This mock epic and Delaroche's painting next enchanted Stephane Mallarme, another poet of some renown, a Frenchman. He got his juices flowing and wrote a poem in 1869, "Herodiade," whose English translation I was unable to find. I have absolutely no idea what his poem says. Critics say she described sultry (for the first time). I have to believe that Mallarme associated Occidental with sultry, not an uncommon association amongst fanciful European guys. Herodias is changing to heroic (maybe if Heine's epic shows her to be this), Occidental, and sultry (read sexy).
All this got a French artist (of some renown) all excited. Gustave Moreau pondered the triangle and centered on Salome, instead of Herodias. He figured if Herodias was sultry, then Salome was more sultry. I don't know why, but that's what he did. He worked and worked this theme and ended up with a bunch of pictures with her as the (undressed) focal point, a first in Salome's depictions, and threw in John's head to make it all understandable. They were finished in 1876. All are amazing. The very last time Salome was the chosen subject matter was in 16th century (bad) portraiture. She's always holding the plattercharger and has a boring look on her face and is all dressed up in 16th century costume. What the hell did Heine's mock epic and Mallarme's poem allude to with regard to Salome? I don't know.
Anyway, Gustave Flaubert, a French writer of some renown, apparently read Heine and Mallarme and saw the picture interpretations of Delaroche and Moreau. All inspired him to write a short story in 1877 about Herodias, which indicates excellent homework, by the way. This, I read, and in this short story, she is called a Jezebel, albeit an aging one, for the first time. Her daughter is described as resembling her mother in her youth. You can read it, too. Go to http://www.classicbookshelf.com/library/gustave_flaubert/herodias/0/. It's now fictional open season on Herodias and by association, her daughter, Salome.
Then came Joris-Karl Huysman, who liked what Heine, Mallarme, and Flaubert wrote and liked Delaroche's and Moreau's pictures. He went with Salome, not Herodias, in 1884, for his essay, "Against the Grain." The essay is really prose poetry in the style of "The Song of Solomon," real, real sexy. The essay was labeled decadent after it was published. You can read it, too, if and when you get in the mood for 19th century decadence. Go to http://www.imagi-nation.com/moonstruck/salome1.html.
In the 19th century, certain people loved decadent stuff, especially the artistic types who felt stultified with conservative stuff and who felt they had to push the envelope of public taste. This decadent Salome idea percolated for ten years in Oscar Wilde's mind before his play, "Salome," was performed in 1893. An interesting touch was his collaboration with Aubrey Beardsley to do playbill artwork. Wilde was jailed it was so damn decadent.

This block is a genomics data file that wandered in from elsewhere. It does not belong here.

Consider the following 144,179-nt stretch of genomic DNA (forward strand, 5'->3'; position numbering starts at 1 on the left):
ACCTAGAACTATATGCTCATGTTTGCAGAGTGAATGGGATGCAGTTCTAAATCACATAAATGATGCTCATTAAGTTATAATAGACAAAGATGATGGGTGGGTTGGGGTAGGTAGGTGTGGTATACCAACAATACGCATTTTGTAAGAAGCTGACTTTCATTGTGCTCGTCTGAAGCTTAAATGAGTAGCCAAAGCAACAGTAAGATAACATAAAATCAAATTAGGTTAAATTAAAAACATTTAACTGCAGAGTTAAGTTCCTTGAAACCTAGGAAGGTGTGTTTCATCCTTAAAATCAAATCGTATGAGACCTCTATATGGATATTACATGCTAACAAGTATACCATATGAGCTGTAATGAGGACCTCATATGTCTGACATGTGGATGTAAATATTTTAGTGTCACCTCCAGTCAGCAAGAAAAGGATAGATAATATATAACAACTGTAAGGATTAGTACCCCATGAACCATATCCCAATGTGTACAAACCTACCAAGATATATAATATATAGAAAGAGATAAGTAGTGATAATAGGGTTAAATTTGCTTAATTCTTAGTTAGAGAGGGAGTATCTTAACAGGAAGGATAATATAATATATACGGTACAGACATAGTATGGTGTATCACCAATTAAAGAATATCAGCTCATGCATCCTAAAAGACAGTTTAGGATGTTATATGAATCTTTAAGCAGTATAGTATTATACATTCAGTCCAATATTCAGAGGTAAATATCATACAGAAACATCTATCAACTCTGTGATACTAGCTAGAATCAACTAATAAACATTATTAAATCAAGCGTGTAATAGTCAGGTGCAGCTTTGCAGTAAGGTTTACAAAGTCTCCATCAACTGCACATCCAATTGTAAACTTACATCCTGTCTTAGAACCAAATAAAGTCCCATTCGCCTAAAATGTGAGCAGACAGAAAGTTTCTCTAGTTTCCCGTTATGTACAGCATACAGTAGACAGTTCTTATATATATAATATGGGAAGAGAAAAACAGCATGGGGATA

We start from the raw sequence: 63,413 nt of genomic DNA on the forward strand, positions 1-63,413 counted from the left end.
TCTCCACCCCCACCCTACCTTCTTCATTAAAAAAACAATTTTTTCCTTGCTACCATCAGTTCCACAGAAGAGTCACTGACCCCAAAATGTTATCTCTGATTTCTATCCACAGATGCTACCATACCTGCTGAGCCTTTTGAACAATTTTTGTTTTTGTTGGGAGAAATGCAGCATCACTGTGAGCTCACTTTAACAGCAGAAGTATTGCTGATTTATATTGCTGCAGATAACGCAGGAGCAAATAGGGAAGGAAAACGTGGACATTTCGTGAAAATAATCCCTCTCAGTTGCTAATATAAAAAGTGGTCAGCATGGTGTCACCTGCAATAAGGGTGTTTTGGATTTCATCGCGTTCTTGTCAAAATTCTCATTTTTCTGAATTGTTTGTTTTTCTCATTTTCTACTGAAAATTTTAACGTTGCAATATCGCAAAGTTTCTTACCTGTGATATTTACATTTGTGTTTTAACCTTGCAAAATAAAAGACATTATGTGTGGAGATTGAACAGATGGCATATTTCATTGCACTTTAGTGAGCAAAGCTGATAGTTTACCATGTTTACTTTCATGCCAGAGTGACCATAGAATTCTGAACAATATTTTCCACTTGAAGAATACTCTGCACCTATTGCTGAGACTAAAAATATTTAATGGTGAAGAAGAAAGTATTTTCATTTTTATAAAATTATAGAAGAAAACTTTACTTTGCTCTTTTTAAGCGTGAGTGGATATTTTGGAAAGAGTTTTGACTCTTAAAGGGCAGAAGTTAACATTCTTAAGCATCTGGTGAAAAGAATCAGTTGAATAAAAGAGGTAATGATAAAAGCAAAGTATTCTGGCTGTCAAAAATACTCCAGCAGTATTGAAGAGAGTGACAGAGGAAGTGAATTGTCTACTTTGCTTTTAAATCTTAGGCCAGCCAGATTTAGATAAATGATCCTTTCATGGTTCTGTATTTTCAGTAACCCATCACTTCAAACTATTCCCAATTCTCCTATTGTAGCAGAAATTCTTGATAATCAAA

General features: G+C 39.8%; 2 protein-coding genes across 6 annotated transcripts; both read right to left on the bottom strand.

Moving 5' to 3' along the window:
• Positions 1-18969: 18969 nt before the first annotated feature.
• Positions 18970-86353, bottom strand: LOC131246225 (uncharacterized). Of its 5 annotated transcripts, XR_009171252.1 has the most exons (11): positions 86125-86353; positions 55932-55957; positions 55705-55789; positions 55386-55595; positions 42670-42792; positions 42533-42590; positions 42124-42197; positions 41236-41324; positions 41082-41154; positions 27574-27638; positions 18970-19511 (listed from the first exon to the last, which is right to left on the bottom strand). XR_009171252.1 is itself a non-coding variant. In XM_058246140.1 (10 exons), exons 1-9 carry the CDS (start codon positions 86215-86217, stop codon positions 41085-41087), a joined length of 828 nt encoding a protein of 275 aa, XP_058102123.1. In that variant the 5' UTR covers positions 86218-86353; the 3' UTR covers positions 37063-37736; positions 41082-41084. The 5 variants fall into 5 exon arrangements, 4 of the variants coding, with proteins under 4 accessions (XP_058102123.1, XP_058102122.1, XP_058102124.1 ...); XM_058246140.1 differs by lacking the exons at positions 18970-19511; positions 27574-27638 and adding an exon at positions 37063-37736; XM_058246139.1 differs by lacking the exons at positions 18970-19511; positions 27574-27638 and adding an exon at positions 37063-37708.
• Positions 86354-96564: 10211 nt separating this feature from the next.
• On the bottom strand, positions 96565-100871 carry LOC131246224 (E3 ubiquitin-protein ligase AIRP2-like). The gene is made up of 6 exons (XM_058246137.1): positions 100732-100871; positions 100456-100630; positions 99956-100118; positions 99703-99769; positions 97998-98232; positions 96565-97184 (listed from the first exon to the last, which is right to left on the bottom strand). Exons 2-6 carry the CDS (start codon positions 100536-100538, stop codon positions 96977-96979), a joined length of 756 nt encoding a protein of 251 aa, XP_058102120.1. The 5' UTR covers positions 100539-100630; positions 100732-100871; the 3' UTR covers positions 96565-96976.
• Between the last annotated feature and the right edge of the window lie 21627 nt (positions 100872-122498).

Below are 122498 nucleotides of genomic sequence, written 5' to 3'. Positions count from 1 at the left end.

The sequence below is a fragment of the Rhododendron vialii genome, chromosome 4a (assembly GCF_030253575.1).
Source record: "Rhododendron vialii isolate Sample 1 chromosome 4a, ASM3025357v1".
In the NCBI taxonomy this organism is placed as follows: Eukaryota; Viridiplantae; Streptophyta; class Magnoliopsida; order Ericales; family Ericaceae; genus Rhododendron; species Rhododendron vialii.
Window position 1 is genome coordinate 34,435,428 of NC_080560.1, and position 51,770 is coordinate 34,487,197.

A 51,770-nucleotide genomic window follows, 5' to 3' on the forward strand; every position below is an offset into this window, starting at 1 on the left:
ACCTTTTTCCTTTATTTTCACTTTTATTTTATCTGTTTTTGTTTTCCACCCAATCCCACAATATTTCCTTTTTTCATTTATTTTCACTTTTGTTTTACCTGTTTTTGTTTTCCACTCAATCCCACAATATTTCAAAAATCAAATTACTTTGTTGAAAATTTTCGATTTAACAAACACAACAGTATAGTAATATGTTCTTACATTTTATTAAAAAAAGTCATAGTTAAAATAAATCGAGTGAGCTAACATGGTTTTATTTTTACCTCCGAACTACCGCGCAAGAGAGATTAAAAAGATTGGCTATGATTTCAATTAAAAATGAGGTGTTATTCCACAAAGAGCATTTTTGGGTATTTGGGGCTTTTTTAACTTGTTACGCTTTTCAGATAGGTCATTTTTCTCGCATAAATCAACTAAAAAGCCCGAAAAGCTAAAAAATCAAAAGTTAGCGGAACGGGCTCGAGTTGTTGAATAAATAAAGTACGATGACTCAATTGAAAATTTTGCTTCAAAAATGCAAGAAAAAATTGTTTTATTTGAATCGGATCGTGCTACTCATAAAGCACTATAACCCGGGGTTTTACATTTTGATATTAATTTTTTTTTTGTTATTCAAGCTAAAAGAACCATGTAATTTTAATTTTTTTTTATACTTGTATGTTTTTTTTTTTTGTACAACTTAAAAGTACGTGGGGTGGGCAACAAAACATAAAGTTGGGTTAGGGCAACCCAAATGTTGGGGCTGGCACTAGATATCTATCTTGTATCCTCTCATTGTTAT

Within a year after Wilde's play, Beardsley came out with a folio of images of Salome. It's racy for the bare breasts and belly button, but it's also a curiously clunky, non-sexy posing of Salome. Why is her midriff covered? Why is she wearing high heeled shoes with bows at the ankle? What the hell is going on here? Mere titillation, nothing more. Shame on you Beardsley.
Everything rested until 1905, when Richard Strauss, a German of music renown, chose Salome as his opera subject. His librettist, Hugo von Hofmannsthal, an Austrian poet of some renown, put words to the decadent musical motifs. A costume designer, whose name I could not find, turned her eastern Byzantine and gave her a harem twist and a costume of 7 veils. A choreographer had her shimmy (belly dance). In the first performance of "Salome,' Marie Wittich, described as an ample soprano Salome, refused to do the dance or wear the costume. A nameless ballerina accommodated the scene and this became a tradition each time the opera was performed. One critic, a word wizard, called Strauss the apostle of decadence. This made the people want to see it for themselves. Strauss' "Salome" was performed 50 times in the first two years after it was written in opera houses all over the world.
This chronicle has ended.
PS. A beheaded John, not yet a saint, is so very popular that I had to find a depiction of John with his head on. Caravaggio was quite taken with him and did a lot of versions of John with his head on.
Barbara Nell, publisher of The Perspicacious Woman OnLine, a bi-monthly fashion e-zine in its 10th year of publication, has been a closet bug on history all her life.